A version of this review was previously published in Shelf Awareness for Readers (August 1, 2014). Shelf Awareness provided me with a publisher-furnished galley to facilitate the review, and compensated me for the review they received and posted.
In This Is the Water, Yannick Murphy (The Call) explores the effects of the shocking, seemingly random killing of one of its stars on a community swim team and, more significantly, on the swim-team parents.
Annie, the mother of two girls on the team, is torn between conflicted feelings over her brother’s recent suicide and her fears for her daughters, and finds her life further complicated by an attraction to Paul, the father of another swimmer. Paul has entrusted Annie with a secret that he’s kept for over twenty-five years–one that may hold a key to the recent murder of their daughters’ teammate–and this knowledge both draws Annie closer to Paul and makes her urge him to share what he knows with the police, as well as with his wife Chris. Before the murder, Chris was convinced Paul was having an affair; she was wrong then, but even as that becomes more of a possibility, those worries have been pushed aside by her own growing obsession with the killer.
Murphy presents scenes in a snapshot-like manner, set up by the “this is the …” construction used in the novel’s title, that tell the reader which characters are present and what they’re thinking and doing. Annie is a photographer, and her sections are narrated in the second person–“this is you”—almost as if she’s looking back over her own pictures of a particularly disturbing swim-team season. The style feels choppy at times–not unlike the water churned up during a swim meet–but works to amplify the tensions created by the plot and the shifts in the characters’ relationships with one another. This Is the Water is a chilling combination of crime and domestic drama, and its effects linger.
In a quiet New England community members of a swim team and their dedicated parents are preparing for a home meet. The most that Annie, a swim-mom of two girls, has to worry about is whether or not she fed her daughters enough carbs the night before; why her husband, Thomas, hasn’t kissed her in ages; and why she can’t get over the loss of her brother who shot himself a few years ago.
But Annie’s world is about to change. From the bleachers, looking down at the swimmers, a dark haired man watches a girl. No one notices him. Annie is busy getting to know Paul, who flirts with Annie despite the fact that he’s married to her friend Chris, and despite Annie’s greying hair and crow’s feet. Chris is busy trying to discover whether or not Paul is really having an affair, and the swimmers are trying to shave milliseconds off their race times by squeezing themselves into skin-tight bathing suits and visualizing themselves winning their races.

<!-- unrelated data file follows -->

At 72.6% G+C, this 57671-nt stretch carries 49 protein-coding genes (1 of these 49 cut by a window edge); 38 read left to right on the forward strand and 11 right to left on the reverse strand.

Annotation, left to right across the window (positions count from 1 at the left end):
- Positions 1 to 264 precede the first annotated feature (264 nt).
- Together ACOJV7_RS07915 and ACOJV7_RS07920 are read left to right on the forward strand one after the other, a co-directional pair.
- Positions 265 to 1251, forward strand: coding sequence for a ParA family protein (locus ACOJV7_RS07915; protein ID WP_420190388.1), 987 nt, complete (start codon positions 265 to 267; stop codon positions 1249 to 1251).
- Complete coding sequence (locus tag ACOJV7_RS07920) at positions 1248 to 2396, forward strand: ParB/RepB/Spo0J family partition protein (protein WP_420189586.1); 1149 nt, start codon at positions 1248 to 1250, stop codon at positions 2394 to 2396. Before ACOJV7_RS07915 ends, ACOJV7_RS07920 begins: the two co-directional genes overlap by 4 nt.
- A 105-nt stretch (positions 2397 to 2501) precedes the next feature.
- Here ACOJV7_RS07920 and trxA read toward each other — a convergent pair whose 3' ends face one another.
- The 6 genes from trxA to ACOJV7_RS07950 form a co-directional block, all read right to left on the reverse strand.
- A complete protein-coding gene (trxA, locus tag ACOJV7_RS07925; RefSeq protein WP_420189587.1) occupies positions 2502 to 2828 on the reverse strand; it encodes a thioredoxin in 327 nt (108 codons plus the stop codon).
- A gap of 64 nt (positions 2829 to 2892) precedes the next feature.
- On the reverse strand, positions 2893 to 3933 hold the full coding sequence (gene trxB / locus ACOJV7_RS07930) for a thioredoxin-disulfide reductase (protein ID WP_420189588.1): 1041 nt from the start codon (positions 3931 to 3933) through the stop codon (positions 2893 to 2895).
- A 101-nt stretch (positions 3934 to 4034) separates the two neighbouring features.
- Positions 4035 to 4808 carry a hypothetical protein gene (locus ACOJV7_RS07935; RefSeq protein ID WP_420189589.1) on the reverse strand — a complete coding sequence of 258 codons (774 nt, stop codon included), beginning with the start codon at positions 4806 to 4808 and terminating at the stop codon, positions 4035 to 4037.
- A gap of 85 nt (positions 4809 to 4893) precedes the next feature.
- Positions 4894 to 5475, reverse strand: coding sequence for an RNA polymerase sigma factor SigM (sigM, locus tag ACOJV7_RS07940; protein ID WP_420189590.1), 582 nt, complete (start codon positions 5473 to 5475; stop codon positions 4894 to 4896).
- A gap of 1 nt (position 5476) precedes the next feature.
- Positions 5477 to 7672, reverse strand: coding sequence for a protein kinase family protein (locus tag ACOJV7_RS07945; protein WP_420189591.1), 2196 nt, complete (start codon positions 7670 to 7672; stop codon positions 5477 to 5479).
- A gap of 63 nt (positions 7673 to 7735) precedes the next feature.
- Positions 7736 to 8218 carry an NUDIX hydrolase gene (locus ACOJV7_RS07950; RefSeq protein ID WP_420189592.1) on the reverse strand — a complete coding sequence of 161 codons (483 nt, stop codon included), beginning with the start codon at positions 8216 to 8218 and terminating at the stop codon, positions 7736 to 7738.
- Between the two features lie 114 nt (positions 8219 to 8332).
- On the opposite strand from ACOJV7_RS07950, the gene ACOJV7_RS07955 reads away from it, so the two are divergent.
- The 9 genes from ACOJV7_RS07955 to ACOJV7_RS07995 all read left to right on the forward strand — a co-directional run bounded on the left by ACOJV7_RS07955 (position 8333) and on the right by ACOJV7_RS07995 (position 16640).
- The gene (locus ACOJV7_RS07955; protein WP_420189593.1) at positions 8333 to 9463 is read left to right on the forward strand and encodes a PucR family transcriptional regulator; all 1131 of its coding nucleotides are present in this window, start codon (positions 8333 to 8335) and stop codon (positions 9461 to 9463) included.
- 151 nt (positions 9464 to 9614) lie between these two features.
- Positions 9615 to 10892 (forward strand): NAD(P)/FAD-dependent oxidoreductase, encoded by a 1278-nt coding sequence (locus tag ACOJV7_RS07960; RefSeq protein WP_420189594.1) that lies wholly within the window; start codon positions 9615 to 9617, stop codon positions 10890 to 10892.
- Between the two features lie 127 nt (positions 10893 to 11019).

When a girl on the team is murdered at a nearby highway rest stop—the same rest stop where Paul made a gruesome discovery years ago—the parents suddenly find themselves adrift. Paul turns to Annie for comfort. Annie finds herself falling in love. Chris becomes obsessed with unmasking the killer.
With a serial killer now too close for comfort, Annie and her fellow swim-parents must make choices about where their loyalties lie. As a series of startling events unfold, Annie discovers what it means to follow your intuition, even if love, as well as lives, could be lost.
“This is the water, lapping the edge of the pool, coming up in small waves as children race through it. This is the swim mom named Dinah wearing the team shirt with a whale logo on it, yelling at her daughter Jessie to swim faster. This is Jessie who cannot hear Dinah because Jessie is in the water. Jessie is singing a song to herself. She is singing ‘This old man, he played one. He played knick knack on his thumb.’ Dinah is red in the face, standing in the stands. Dinah moves her hand in the air as if to help hurry her daughter along. Behind the starting blocks the water comes up over the edge of the pool and splashes the parents who are timing on deck.”